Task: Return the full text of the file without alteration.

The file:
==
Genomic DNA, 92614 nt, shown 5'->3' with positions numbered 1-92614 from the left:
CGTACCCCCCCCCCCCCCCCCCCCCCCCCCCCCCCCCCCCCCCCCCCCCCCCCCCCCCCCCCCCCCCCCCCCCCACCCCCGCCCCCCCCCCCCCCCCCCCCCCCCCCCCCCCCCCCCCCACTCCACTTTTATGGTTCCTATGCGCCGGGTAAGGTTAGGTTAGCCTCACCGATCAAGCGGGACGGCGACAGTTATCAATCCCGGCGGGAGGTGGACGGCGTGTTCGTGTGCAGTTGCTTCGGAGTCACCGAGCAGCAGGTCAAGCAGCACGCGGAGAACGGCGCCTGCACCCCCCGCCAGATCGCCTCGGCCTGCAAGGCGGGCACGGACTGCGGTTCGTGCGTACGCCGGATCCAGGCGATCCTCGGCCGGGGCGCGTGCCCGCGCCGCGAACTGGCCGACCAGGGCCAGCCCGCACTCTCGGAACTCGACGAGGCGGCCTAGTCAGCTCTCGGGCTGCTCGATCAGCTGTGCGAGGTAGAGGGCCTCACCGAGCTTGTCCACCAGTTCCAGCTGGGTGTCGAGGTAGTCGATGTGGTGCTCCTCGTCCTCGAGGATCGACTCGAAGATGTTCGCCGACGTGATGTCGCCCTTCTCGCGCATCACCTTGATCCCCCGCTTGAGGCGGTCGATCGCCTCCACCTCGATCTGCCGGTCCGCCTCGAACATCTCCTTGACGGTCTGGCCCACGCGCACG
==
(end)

Genomic DNA, 92614 nt, shown 5'->3' with positions numbered 1-92614 from the left:
CGTACCCCCCCCCCCCCCCCCCCCCCCCCCCCCCCCCCCCCCCCCCCCCCCCCCCCCCCCCCCCCCCCCCCCCCACCCCCGCCCCCCCCCCCCCCCCCCCCCCCCCCCCCCCCCCCCCCACTCCACTTTTATGGTTCCTATGCGCCGGGTAAGGTTAGGTTAGCCTCACCGATCAAGCGGGACGGCGACAGTTATCAATCCCGGCGGGAGGTGGACGGCGTGTTCGTGTGCAGTTGCTTCGGAGTCACCGAGCAGCAGGTCAAGCAGCACGCGGAGAACGGCGCCTGCACCCCCCGCCAGATCGCCTCGGCCTGCAAGGCGGGCACGGACTGCGGTTCGTGCGTACGCCGGATCCAGGCGATCCTCGGCCGGGGCGCGTGCCCGCGCCGCGAACTGGCCGACCAGGGCCAGCCCGCACTCTCGGAACTCGACGAGGCGGCCTAGTCAGCTCTCGGGCTGCTCGATCAGCTGTGCGAGGTAGAGGGCCTCACCGAGCTTGTCCACCAGTTCCAGCTGGGTGTCGAGGTAGTCGATGTGGTGCTCCTCGTCCTCGAGGATCGACTCGAAGATGTTCGCCGACGTGATGTCGCCCTTCTCGCGCATCACCTTGATCCCCCGCTTGAGGCGGTCGATCGCCTCCACCTCGATCTGCCGGTCCGCCTCGAACATCTCCTTGACGGTCTGGCCCACGCGCACG